Regardless of what technique(s) we are posed with in discussion, the point is clear from the Saviour. It happened to Him and because of Him, and we can expect that same kind of division today. People resorted to name-calling against Him, and we can expect the same against us. They dodged the issue(s) time and time again, and no less should be expected today. However, what should never rear its head among us is the slow but silent poison that affects our minds away from the Bible. Yes, the teachings contained therein are still just as relevant today as ever. Morality and immorality are still just as pointed and valid now as ever. Sins then are sins now. Righteousness then is righteousness now.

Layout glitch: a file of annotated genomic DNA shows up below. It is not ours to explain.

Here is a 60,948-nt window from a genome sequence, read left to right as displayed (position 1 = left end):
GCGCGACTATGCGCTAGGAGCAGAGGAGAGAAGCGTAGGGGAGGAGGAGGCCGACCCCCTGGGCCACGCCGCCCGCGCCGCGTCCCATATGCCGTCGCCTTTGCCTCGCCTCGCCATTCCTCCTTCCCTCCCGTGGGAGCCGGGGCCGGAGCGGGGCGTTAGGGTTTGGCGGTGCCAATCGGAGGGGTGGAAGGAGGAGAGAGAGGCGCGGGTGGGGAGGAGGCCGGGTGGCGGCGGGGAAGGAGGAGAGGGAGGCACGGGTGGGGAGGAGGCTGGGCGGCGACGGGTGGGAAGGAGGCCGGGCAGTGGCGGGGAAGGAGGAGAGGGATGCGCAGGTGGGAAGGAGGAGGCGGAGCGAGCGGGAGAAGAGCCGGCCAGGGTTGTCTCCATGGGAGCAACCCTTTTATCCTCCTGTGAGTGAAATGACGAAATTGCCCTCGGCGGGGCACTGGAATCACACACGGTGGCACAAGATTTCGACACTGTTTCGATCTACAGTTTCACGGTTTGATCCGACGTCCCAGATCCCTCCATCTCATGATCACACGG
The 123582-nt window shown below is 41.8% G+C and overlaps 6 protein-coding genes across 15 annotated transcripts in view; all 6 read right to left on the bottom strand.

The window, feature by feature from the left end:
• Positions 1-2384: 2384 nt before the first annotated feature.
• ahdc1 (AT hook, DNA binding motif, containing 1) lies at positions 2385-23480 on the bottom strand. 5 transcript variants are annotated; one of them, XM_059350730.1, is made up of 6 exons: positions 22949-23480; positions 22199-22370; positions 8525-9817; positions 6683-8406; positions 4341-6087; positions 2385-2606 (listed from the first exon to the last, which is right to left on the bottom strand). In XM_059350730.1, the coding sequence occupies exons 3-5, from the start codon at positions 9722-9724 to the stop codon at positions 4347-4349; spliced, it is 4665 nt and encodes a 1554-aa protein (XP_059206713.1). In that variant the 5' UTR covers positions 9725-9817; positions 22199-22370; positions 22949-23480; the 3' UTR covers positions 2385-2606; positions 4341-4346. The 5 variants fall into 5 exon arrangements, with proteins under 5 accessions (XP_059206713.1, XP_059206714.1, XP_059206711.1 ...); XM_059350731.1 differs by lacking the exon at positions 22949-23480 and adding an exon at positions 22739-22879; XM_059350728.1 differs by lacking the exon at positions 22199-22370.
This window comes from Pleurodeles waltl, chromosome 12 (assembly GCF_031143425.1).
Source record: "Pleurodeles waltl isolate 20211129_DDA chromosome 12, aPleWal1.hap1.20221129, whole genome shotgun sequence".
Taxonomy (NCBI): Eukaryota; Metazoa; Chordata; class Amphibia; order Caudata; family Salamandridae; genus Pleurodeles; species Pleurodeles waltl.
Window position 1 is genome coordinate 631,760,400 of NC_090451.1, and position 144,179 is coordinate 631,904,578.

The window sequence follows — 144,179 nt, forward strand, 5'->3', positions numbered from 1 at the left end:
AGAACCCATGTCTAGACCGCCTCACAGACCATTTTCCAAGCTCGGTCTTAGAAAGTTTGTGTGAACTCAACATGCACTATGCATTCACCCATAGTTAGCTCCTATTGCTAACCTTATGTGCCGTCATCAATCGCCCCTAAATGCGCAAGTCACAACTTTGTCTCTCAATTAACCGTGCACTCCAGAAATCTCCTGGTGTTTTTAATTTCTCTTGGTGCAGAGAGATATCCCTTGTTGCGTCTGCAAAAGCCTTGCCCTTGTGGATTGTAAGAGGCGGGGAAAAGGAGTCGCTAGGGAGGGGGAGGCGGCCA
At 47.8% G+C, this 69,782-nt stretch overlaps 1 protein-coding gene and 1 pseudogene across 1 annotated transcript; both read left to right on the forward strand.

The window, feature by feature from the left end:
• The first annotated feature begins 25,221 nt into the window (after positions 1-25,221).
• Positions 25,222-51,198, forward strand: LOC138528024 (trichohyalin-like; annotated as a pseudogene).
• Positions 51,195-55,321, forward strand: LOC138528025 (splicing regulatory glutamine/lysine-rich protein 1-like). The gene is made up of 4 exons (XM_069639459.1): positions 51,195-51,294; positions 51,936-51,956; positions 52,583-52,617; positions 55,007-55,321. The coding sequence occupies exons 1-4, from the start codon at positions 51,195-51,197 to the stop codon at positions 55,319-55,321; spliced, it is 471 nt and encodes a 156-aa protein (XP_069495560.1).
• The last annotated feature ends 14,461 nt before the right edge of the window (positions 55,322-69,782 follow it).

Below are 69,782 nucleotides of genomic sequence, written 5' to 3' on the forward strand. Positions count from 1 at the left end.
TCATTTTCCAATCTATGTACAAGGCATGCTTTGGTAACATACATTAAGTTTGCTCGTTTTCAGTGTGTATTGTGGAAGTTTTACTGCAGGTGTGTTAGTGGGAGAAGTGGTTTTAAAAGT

One final thought that will hopefully bring some of this together is how the world has affected many Christian's view of Biblical doctrine. They often today claim, "Doctrine divides, Christ unites." Their message is transparent – don't stand for doctrine as that will run people off; let's just all follow Christ together. However, the problem becomes manifest in our verses above. Christ Himself divided people. The doctrines of the Bible such as salvation, redemption, justification, glorification, the church, etc. will divide people. However, they are worth contending for, even if that means standing in opposition to our own natural families. Again, this is not something to necessarily go and seek out, but if we try to follow the way of Christ, rest assured dear friends that it will find us. We will have to deal with the heartaches that come with division as a result of it. However, all the heartaches we might experience when trying to follow the way of Christ all pale in comparison to one smile from the portals of glory. As the hymn writer wrote, "And the smile of the Lord is the feast of the soul."